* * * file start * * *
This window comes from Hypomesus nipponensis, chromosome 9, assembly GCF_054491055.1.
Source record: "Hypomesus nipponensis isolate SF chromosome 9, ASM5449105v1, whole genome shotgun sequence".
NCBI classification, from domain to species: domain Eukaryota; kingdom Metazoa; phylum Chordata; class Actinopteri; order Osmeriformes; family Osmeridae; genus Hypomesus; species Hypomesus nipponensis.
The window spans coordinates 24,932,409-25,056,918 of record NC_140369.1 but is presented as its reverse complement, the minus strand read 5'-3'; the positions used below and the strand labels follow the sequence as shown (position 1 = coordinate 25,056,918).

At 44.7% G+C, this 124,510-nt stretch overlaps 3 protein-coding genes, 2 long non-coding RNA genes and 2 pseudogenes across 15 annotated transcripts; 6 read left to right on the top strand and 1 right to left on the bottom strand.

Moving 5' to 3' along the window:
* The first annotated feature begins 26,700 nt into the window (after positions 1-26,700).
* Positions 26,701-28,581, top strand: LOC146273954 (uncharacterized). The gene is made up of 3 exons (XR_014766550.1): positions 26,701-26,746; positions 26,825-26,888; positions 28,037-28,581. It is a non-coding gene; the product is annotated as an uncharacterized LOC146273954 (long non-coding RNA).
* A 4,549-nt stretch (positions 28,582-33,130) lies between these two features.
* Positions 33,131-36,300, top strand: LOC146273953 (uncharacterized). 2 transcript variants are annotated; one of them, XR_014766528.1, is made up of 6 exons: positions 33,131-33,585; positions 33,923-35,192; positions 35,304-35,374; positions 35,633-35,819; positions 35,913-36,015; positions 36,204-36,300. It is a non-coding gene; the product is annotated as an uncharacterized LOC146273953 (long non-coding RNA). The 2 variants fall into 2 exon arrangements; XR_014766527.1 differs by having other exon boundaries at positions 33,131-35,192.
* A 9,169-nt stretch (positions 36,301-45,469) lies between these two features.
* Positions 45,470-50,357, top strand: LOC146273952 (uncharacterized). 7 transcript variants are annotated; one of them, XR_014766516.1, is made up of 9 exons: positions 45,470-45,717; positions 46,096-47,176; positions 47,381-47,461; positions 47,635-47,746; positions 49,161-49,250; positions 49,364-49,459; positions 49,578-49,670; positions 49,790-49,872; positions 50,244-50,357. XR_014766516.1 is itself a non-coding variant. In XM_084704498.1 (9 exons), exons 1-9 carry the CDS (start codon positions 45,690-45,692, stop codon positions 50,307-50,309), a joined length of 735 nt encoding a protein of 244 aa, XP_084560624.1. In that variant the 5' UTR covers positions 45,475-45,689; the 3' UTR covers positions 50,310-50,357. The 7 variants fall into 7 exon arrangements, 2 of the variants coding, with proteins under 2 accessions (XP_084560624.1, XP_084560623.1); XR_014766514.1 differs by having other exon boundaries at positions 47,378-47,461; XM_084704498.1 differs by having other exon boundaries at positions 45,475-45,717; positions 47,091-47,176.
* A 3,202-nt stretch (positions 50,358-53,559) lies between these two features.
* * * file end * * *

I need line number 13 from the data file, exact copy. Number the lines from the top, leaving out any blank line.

* A 3,202-nt stretch (positions 50,358-53,559) lies between these two features.